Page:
This band is characterized by very large megalithic sites, some of which are several kilometers long and others several hundred metres high.
Many megalithic sites North of the Central Balkan are laid out in latitudinal bands.
There are at least 3 bands of pyramidal formations stretching East-West.
- The line Sopot to Pushevo.
- The line Bulgarski Izvor to Mikre.
- The line Vrabevo to Hirevo.
Further South there is the large pyramid complex of the Black Peak.
And then before the Central Balkan mountain range there is the Double Pyramid of Ostrets.
The megalithic sites North of the Central Balkan are very large compared to other regions South of the Central Balkan. They are usually located between 400 metres altitude and reach up to 1000 and 1200 metres for the highest summits.
The Rampart of Sopot is one several sections of a rampart that might stretch over 100km. And the Double Pyramid of Ostrets is more than twice the size of Bania.
By their size and lack of decorations they seem to have a more functional purpose as opposed to replicating the position of the stars as we see in the Middle Mountain.
It is also possible that they were built during the earlier Lemurian epoch
The megaliths and pyramidal formations are less eroded than other regions. But as you head East the erosion patterns are heavier.
Interestingly the North sides of the Rampart of Sopot and the Double Pyramid of Ostrets have similar inclines of 52 degrees which reminds us of the Golden Ratio.
Based on Rudolf Steiner reading of the Akasha Chronicle we can hypothesize that the large megalithic sites are the result of the Lemurian epoch.
The megalithic sites North of the Central Balkan are characterized by the lack of standing stones associated with the early Atlantean epoch. They seem bare compared to the megalithic sites of the Middle Mountain.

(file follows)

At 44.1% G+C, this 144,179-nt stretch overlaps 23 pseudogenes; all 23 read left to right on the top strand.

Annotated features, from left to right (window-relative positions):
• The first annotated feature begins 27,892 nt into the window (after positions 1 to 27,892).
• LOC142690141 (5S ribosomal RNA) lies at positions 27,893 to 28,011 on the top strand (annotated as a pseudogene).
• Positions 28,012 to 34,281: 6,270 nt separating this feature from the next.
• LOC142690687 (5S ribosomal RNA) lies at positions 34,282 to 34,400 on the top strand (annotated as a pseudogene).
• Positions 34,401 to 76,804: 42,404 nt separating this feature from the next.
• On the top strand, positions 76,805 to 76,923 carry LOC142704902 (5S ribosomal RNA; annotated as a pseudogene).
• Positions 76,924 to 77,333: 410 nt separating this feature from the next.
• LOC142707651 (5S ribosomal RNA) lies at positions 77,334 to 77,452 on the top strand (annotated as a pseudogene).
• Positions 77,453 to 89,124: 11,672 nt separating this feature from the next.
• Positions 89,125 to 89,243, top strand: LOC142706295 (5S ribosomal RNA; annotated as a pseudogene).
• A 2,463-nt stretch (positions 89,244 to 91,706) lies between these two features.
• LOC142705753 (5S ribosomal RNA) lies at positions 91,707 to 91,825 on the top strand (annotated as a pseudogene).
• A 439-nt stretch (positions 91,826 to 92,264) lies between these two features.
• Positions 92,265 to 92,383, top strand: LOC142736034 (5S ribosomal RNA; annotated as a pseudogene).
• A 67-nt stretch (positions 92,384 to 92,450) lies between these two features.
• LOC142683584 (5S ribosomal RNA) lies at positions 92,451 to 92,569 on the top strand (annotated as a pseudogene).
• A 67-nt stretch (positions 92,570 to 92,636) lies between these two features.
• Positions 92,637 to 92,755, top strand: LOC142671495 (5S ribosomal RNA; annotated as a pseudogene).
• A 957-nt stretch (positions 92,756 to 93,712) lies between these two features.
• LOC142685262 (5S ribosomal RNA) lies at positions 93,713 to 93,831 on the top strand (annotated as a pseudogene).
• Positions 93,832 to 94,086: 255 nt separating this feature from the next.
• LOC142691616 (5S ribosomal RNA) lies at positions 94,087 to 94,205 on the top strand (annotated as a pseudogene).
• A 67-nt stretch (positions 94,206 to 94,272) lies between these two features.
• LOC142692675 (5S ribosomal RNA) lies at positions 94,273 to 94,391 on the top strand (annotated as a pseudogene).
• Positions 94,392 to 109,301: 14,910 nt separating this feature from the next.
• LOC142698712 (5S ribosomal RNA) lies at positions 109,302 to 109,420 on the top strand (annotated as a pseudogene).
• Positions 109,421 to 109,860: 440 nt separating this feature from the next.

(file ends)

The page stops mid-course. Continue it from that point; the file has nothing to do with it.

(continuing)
And there are few if any grid lines of quartz blocks like we see at most megalithic sites in the South.
Based on Rudolf Steiner‘s reading of the Akasha Chronicle we can hypothesize that the large megalithic sites are the result of the Lemurian epoch.
The stones might be telling us that these huge megalithic sites were built at an earlier epoch, that of the Lemurians based on our interpretation of Rudolf Steiner’s reading of the Akasha Chronicle.
The stones of the North Central Balkan band are either blue grey granite or a red sand stone composite cement that contains pieces of quartz.
There are no lines of quartz blocks in the granite stone as we see in the Middle Mountain.
And we have found no skewer holes or suture marks which could mean that they were built with a different technique at a different epoch of humanity.
The band of megalithic sites North of the Central Balkans comprises
The Rampart of Sopot is a huge 6km long, 120m high and 800m wide pyramidal formation that held back the waters of the Paratethys Sea.
The pyramid of Vrabevo is the most distinctive pyramid in a line of similar pyramidal formations that stretch East-West over 50 km.
Hirevo is a pyramidal formation with a summit overlooking the plain below.
Damyanovo is a pyramidal formation that reminds us of the constellation of Cancer.
The Black Peak
The Black Peak is a massive megalithic complex with multiple pyramidal formations.
The Double Pyramid of Pazderite is aligned East-West.
The Double Pyramid of Ostrets is a huge double pyramid that acts as a funnel for the megalithic sites North of the Central Balkan.
Pushevo might be a part of the rampart that continues from Sopot 100 km away.
Kaspichan is a circular pyramid. It is one of several in the immediate vicinity.
Madara is one very large megalith surrounded by a stone wall that was built in historical times to contain it.